Saturday, 26 April 2014

Why ELA is not Different from Bank Deposits

Truth is, when most of us hear about Emergency Liquidity Assistance (ELA), our minds go back to March 2013 when the Cyprus haircut was first announced; we think of ELA as a trouble indicator, one which signifies that a bank is desperate enough to obtain it from the Central Bank, and subsequently, that the bank which obtains it is about to collapse. Yet, even though some parts of this story are correct, both the conclusions usually reached as well as the consequences we think ELA funding has, are, most of the times, unreasonable.

First things first: banks operate with deposits and loans, with the available money in the economy. In addition, they also tend to create money themselves, by the power of credit. What basically happens is that banks, using liquidity (i.e. available money) from their deposits, loan out funds to people. This occurs until the regulatory capital requirement hits. What liquidity means though, is that banks cannot perform their day to day business without money. Imagine going to a bank only to find out that it has run out of money, just like what happened in the US during the Great Depression or in the UK during the 2008 crisis. In order to avoid panic, the Central Bank usually steps in when there is a large outflow of deposits providing liquidity to its banks.

Here's what should be noted though: running out of liquidity is nothing unusual for banks. That's why interbank loans and discount windows exist. In the first case, the bank obtains a short-term loan from another bank with more liquidity available in order to maintain a minimum until more money are returned (via deposits or through loan installments) while in the second case, the same occurs but the bank borrows from the Central Bank. In both cases, borrowing from either source actually has less cost for most banks, especially in the periphery (in countries like Germany and the UK, the interbank lending rate is usually very close to the deposits rate).

Thus, what liquidity needs mean is that there is a positive shortfall in the assets minus liabilities, and the bank has to cover it; whether this cover-up comes in the form of deposits or interbank/Discount window loans is irrelevant to the bank. Banks however, deal with other banks the way they deal with other customers: if they do not believe that they will repay, then they will not lend. Hence, when banks are not very stable (and this might just be a perception not reality), other banks might refuse to lend them forcing them to turn to the ECB discount window (the same might occur if a bank just thinks that it might need a large amount of funds, regardless of its state). The only issue here is that banks have to provide some collateral in order to receive the loan. This collateral is usually in the form of government bonds; when the bond has been rated as garbage, the bank cannot offer it for collateral.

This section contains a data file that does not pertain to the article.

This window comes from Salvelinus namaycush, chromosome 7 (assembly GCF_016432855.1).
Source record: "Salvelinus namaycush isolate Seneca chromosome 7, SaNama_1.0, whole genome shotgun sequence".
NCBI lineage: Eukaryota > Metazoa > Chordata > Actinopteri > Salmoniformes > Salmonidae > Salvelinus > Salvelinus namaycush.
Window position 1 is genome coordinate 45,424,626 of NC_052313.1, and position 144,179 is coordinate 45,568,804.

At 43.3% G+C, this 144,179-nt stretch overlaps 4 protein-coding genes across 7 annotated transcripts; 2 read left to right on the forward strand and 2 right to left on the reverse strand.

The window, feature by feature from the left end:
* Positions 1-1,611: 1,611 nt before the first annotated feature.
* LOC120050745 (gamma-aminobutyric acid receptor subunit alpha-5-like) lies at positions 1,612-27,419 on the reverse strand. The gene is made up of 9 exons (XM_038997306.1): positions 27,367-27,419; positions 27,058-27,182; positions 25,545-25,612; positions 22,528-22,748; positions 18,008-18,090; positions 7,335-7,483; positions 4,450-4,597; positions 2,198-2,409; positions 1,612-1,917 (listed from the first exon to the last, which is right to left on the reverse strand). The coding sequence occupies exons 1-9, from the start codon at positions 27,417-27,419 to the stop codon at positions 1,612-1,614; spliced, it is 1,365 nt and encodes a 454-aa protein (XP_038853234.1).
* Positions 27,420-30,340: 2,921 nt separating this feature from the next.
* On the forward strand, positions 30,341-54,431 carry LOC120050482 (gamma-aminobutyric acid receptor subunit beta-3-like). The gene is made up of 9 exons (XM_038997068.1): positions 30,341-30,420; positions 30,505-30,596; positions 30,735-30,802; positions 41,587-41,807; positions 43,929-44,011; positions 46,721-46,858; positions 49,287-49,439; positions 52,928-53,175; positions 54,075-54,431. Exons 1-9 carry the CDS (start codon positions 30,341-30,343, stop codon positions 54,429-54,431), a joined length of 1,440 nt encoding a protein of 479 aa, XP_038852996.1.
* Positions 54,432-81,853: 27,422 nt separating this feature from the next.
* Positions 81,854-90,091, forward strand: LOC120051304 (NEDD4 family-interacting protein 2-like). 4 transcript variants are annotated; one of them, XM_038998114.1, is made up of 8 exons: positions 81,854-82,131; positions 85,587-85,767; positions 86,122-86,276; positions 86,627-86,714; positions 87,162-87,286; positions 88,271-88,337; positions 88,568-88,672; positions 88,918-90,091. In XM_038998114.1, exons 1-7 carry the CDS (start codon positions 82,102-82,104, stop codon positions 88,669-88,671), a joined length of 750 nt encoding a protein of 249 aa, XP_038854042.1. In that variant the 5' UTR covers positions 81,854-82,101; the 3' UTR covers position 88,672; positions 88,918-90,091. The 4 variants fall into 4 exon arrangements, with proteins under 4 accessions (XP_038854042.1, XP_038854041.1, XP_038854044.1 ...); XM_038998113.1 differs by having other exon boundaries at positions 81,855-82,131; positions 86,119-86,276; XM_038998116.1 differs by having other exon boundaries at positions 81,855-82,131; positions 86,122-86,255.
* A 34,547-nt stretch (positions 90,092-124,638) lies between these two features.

At that time, the ELA comes in play: the National Central Bank (NCB), which usually operates in a strange dependent/independent relationship with the ECB, offers lending and accepts other forms of collateral (e.g. loans). The reason behind this lending is simply that the National Central Bank does not wish for the specific bank to bankrupt, as the costs will be much higher than the benefits (note: the decision of whether to offer ELA or not is 100% up to the NCB. Still, Central Banks do not enjoy making the decision of whether a bank will bankrupt or not so they just offer the funds. Nevertheless, this is not a bad policy in general). While this is a burden for the bank, it actually is much better than the alternative, i.e. deposits. Given the perception (either wrong or right) that the bank is in trouble, it will have to offer huge deposit rates to attract customers; in Greece and Cyprus rates often exceeded 4 or 5%. In contrast, the ELA is offered at Euribor plus 1-1.5%, a total of less than 2%.

We consider ELA to be troublesome because it is a loan, and because liquidity is something we usually do not understand. How can ELA lending be decreased? Simply by bonds moving from garbage to investment grade categories allowing banking institutions to access the ECB discount window (which is just cheaper, otherwise it is just as lending as the ELA), by regaining the market's trust and have more people trust their money to the bank or simply by increasing the money in the market thus increasing liquidity. The latter can only take place through increased bank lending, something which needs both willing lenders and willing borrowers.

If anything, ELA just signifies trust in the bank: if we believe that the bank is going to make it, then it will be able to repay ELA money with no trouble at all. If we do not and the bank does not receive any deposits or more so money are withdrawn, then the bank will not be able to repay. The same holds from the Central Bank side which is really out of options: it cannot really withheld ELA and allow the bank to fail (see Lehman Brother and the steps taken by the Fed afterwards).

Deposits and ELA are materially the same thing for the bank. It's trust which distinguishes between the two; market's on one hand and the Central Bank's on the other. If the latter is regained then the bank survives; if not then it fails. In any case, ELA has nothing to do on whether the bank is viable or not in the future.

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